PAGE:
When Should You Worry About a Headache?
You get a splitting headache. It happens. You shouldn’t worry that it’s life-threatening, right?
Probably. Yet it could be—so take heed, and consider Game of Thrones actress Emilia Clarke.
One minute she was working out with a trainer in a trendy London neighborhood. The next, the 24-year-old was assailed by a piercing headache, accompanied by vomiting. She’d suffered a life-threatening rupture of a blood vessel in the space surrounding her brain.
The good news is that such horrific headaches—called subarachnoid hemorrhages (SAH)—are rare, striking only one in 10,000 people. The bad news is that those who do suffer need immediate medical attention and brain surgery.
“Surprisingly, headaches are not caused by the brain itself,” says Dr. James Grotta, Neurologist, Memorial Hermann Medical Group, Director of Stroke Research, Clinical Institute for Research and Innovation, Memorial Hermann-Texas Medical Center and Director, Mobile Stroke Unit Consortium. “The blood vessels and the lining around the brain are sensitive to pain. Things that affect bones of the neck and spine also may cause headaches by irritating vessels.”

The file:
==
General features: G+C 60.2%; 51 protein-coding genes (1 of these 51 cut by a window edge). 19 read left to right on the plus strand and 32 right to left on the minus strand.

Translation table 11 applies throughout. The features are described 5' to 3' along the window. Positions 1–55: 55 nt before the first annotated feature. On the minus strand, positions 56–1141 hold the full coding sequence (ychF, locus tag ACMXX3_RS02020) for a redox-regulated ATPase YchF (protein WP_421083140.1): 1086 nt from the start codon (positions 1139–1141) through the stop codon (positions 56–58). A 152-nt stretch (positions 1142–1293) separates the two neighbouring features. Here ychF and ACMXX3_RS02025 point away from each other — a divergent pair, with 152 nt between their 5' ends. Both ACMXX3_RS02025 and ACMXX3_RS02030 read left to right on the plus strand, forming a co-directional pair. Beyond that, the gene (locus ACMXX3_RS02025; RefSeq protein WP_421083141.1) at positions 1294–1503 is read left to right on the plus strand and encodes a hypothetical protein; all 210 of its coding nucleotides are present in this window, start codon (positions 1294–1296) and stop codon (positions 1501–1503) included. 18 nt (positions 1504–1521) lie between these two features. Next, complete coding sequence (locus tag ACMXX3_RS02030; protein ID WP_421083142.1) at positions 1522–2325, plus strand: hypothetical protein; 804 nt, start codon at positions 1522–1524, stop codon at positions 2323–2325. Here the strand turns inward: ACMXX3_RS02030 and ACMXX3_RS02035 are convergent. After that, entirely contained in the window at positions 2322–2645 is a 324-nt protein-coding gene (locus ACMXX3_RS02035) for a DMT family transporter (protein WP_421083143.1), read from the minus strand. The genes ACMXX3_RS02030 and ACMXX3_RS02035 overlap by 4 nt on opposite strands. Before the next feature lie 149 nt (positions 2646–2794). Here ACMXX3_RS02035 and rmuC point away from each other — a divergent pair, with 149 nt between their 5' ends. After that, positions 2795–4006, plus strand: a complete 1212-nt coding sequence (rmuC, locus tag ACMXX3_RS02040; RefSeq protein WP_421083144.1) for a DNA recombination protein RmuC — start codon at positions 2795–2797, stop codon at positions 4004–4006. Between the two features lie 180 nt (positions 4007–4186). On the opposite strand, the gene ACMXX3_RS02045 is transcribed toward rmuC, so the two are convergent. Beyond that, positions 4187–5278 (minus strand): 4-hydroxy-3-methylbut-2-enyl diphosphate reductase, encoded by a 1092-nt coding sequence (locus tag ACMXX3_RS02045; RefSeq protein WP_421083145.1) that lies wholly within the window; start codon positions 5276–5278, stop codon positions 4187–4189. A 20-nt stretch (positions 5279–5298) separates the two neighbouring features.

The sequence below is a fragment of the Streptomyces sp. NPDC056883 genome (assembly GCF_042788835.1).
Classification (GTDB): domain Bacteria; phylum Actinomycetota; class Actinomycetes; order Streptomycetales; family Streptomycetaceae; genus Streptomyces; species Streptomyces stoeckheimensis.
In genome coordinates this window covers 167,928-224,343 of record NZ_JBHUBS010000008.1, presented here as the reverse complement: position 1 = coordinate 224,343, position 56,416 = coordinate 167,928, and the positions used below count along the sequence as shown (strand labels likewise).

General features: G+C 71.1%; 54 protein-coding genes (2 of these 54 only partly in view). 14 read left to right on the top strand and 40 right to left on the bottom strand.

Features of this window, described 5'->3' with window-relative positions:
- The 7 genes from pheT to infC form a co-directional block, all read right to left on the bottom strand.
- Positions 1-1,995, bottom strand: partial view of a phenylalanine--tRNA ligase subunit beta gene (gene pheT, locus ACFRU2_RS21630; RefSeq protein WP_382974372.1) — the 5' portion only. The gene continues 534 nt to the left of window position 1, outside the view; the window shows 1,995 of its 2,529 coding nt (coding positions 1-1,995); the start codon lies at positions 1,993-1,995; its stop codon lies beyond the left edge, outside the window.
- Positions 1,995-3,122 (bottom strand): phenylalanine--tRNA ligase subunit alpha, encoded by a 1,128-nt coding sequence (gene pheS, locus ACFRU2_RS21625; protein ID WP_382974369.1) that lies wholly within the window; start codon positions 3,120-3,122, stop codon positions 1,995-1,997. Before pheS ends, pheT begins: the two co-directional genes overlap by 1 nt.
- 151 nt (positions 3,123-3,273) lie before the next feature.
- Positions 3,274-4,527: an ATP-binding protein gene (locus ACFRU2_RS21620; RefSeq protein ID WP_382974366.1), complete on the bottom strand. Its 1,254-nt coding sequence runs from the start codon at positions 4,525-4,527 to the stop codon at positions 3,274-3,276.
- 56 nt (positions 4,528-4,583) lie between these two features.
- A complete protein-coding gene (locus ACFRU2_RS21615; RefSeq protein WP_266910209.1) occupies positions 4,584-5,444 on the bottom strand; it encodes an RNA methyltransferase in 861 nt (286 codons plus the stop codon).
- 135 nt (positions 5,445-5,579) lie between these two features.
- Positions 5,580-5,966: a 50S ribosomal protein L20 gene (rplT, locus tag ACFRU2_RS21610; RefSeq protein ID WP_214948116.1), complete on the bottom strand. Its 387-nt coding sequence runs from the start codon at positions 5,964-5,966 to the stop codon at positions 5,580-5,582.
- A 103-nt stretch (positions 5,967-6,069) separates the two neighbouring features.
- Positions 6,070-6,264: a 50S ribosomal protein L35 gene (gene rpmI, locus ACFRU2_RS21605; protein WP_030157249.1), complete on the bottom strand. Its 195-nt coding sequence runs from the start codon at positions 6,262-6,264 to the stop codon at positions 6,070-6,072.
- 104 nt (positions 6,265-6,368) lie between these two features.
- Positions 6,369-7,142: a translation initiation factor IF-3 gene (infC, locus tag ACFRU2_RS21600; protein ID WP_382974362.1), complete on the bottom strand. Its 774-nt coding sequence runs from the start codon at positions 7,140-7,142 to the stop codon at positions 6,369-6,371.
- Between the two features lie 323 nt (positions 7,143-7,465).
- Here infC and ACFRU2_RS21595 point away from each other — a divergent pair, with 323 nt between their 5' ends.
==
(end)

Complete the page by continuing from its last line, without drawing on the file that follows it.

What else do you need to know? Dr. Grotta gives us the 411 on which symptoms signal an emergency, merit a doctor’s visit—or just require patience and pain relievers.
Q: When Should You Be Alarmed?
A: If you get the worst headache of your life, clearly different from any you’ve had before, and it’s sudden, you must be checked out immediately, Dr. Grotta says. “The same goes for any headache that you’d rate as 9 or 10 on a scale of 1 to 10.”
Such headaches could be due to a torn artery (subarachnoid hemorrhage).
Also worrisome are extreme headaches accompanied by a stiff neck, fever and possibly lethargy, nausea or loss of appetite. They may be due to meningitis, an inflammation of the meninges—membranes that coat the brain and spinal cord.